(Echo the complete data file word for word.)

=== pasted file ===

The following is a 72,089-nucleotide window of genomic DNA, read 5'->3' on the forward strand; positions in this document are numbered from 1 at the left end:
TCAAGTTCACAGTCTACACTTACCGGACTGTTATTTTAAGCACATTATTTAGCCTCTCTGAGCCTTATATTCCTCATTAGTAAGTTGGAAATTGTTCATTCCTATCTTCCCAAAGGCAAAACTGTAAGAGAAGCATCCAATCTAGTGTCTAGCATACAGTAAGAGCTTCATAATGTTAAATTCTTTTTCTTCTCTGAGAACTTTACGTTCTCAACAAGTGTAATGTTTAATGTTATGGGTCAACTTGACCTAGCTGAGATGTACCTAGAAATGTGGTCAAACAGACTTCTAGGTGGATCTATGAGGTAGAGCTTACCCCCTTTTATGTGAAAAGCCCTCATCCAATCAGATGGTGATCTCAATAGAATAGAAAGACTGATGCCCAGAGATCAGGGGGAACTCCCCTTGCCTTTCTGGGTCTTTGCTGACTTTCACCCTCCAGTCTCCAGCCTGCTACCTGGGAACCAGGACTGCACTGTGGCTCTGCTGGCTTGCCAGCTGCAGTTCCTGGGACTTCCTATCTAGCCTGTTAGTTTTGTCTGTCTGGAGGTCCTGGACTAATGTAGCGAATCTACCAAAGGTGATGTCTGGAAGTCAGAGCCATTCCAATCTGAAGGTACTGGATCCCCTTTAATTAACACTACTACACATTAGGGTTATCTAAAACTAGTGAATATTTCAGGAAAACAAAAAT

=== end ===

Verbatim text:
The following is a 72,089-nucleotide window of genomic DNA, read 5'->3' on the forward strand; positions in this document are numbered from 1 at the left end:
TCAAGTTCACAGTCTACACTTACCGGACTGTTATTTTAAGCACATTATTTAGCCTCTCTGAGCCTTATATTCCTCATTAGTAAGTTGGAAATTGTTCATTCCTATCTTCCCAAAGGCAAAACTGTAAGAGAAGCATCCAATCTAGTGTCTAGCATACAGTAAGAGCTTCATAATGTTAAATTCTTTTTCTTCTCTGAGAACTTTACGTTCTCAACAAGTGTAATGTTTAATGTTATGGGTCAACTTGACCTAGCTGAGATGTACCTAGAAATGTGGTCAAACAGACTTCTAGGTGGATCTATGAGGTAGAGCTTACCCCCTTTTATGTGAAAAGCCCTCATCCAATCAGATGGTGATCTCAATAGAATAGAAAGACTGATGCCCAGAGATCAGGGGGAACTCCCCTTGCCTTTCTGGGTCTTTGCTGACTTTCACCCTCCAGTCTCCAGCCTGCTACCTGGGAACCAGGACTGCACTGTGGCTCTGCTGGCTTGCCAGCTGCAGTTCCTGGGACTTCCTATCTAGCCTGTTAGTTTTGTCTGTCTGGAGGTCCTGGACTAATGTAGCGAATCTACCAAAGGTGATGTCTGGAAGTCAGAGCCATTCCAATCTGAAGGTACTGGATCCCCTTTAATTAACACTACTACACATTAGGGTTATCTAAAACTAGTGAATATTTCAGGAAAACAAAAAT